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May 01, 2007 (Vol. 27, No. 9)

ChloroP 1.1 Prediction Server

  • Useful analyses, free software
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I know I say this too often—“somehow I thought I’d covered this site before, but it doesn’t appear to be in my database”—but here I go anyway. The CloroP 1.1 Prediction Server is a simple online tool for predicting/identifying the presence of chloroplast transit peptide (cTP) sequences in a polypeptide. What, you nonbotanists may ask, is a cTP? Like signal peptides, cTPs are N-terminal amino acid sequences that target proteins for movement to the chloroplast. Identifying them is a snap with CloroP 1.1. Visitors simply paste one or more sequences in FASTA format into a textbox and the program does its thing. Up to 50 sequences and 200,000 amino acids per submission are allowed. Sequences are kept confidential and are deleted after processing, according to the site. Better yet, if you prefer to run ChloroP at your own site, it can be downloaded as a free, stand-alone package for academic users. Useful software, great policy.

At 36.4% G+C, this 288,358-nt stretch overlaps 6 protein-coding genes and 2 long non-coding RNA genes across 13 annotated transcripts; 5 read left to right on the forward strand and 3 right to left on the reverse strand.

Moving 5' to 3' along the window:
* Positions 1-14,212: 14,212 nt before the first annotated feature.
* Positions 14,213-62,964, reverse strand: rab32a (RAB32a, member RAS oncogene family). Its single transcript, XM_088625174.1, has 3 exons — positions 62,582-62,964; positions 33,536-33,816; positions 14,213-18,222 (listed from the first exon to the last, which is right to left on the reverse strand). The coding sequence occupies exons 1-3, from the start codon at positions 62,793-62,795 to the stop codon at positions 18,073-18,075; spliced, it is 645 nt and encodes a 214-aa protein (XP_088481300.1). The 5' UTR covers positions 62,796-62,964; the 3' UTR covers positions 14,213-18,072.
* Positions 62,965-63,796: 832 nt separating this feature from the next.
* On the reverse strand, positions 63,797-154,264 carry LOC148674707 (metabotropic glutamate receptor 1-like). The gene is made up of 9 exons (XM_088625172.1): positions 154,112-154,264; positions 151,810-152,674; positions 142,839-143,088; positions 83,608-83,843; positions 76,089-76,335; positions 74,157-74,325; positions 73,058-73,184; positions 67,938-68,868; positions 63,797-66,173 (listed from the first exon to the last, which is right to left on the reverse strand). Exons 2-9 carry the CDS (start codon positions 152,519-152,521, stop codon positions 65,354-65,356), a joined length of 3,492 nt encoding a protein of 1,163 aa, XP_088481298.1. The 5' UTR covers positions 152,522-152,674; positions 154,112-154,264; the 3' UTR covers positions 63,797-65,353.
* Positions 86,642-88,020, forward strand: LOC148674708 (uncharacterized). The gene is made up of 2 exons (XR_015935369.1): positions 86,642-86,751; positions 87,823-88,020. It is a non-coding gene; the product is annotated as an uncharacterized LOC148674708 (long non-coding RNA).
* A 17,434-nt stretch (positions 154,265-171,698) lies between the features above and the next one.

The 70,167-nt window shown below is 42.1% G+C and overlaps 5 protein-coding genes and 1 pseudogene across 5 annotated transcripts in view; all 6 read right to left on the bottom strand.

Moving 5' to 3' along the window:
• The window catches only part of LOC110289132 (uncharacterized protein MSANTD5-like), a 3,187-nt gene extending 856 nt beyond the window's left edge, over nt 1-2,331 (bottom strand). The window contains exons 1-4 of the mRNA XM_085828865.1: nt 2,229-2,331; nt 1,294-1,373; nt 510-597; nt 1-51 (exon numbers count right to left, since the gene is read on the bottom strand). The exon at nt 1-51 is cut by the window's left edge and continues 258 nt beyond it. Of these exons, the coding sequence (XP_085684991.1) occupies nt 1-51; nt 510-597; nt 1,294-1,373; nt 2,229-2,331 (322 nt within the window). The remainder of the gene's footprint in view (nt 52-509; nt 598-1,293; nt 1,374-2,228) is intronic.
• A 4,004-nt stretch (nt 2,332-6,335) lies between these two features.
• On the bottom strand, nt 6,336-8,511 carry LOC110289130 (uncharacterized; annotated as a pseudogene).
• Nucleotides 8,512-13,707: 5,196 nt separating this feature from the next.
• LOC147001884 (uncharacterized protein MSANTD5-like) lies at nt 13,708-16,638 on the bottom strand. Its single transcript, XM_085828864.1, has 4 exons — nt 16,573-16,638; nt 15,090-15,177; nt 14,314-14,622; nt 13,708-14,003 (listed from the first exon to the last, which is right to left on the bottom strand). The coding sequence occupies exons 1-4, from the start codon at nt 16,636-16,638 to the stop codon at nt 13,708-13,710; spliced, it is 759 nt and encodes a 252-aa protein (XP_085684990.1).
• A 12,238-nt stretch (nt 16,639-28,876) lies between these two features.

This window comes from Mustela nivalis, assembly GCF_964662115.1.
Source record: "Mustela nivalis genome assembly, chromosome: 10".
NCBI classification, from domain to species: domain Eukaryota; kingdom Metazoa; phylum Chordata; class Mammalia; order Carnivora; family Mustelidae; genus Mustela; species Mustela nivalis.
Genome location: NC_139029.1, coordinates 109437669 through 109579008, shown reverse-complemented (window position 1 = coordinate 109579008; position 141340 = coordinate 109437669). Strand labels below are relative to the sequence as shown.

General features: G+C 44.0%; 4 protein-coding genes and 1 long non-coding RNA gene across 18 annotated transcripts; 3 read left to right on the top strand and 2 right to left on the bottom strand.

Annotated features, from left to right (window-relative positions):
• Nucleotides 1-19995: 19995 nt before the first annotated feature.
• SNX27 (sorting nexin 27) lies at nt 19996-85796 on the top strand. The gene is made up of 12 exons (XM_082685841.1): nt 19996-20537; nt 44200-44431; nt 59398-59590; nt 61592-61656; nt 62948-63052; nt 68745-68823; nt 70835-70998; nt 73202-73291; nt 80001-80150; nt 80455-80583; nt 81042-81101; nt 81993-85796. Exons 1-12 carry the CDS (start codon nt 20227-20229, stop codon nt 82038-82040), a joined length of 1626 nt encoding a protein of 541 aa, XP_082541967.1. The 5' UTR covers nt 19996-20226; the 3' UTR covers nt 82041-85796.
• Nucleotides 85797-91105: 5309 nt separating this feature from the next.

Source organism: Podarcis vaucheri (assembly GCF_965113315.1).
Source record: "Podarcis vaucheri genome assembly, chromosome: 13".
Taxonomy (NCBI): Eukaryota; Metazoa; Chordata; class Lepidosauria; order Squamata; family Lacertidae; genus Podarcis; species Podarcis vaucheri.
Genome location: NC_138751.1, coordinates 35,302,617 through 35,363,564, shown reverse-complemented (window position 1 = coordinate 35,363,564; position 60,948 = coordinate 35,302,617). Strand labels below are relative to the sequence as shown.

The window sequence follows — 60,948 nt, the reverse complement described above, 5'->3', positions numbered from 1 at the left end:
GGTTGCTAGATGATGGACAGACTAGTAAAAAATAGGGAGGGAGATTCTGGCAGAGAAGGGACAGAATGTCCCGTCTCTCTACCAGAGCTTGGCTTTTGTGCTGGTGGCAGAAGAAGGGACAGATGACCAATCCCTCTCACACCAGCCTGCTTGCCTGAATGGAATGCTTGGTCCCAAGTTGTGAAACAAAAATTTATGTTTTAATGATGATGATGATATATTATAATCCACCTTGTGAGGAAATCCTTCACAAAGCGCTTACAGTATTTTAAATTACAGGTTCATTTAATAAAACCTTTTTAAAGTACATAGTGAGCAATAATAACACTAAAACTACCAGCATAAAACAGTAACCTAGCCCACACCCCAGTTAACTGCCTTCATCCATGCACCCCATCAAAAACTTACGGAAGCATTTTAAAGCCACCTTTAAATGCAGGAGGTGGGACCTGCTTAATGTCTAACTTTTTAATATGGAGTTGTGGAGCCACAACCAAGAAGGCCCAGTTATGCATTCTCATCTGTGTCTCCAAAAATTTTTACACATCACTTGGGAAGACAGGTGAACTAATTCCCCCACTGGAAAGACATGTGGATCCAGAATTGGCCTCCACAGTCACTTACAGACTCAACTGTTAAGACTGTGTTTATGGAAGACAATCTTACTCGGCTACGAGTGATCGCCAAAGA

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*The opinions expressed are solely those of the author(s) and should not be construed as reflecting the viewpoints of the publisher, Genetic Engineering & Biotechnology News, Mary Ann Liebert, Inc., the publishing house, or employees and affiliates thereof.

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Scientifically Studying Ecstasy

MDMA (commonly known as the empathogen “ecstasy”) is classified as a Schedule 1 drug, which is reserved for compounds with no accepted medical use and a high abuse potential. Two researchers from Stanford, however, call for a rigorous scientific exploration of MDMA's effects to identify precisely how the drug works, the data from which could be used to develop therapeutic compounds.

Do you agree that ecstasy should be studied for its potential therapeutic benefits?

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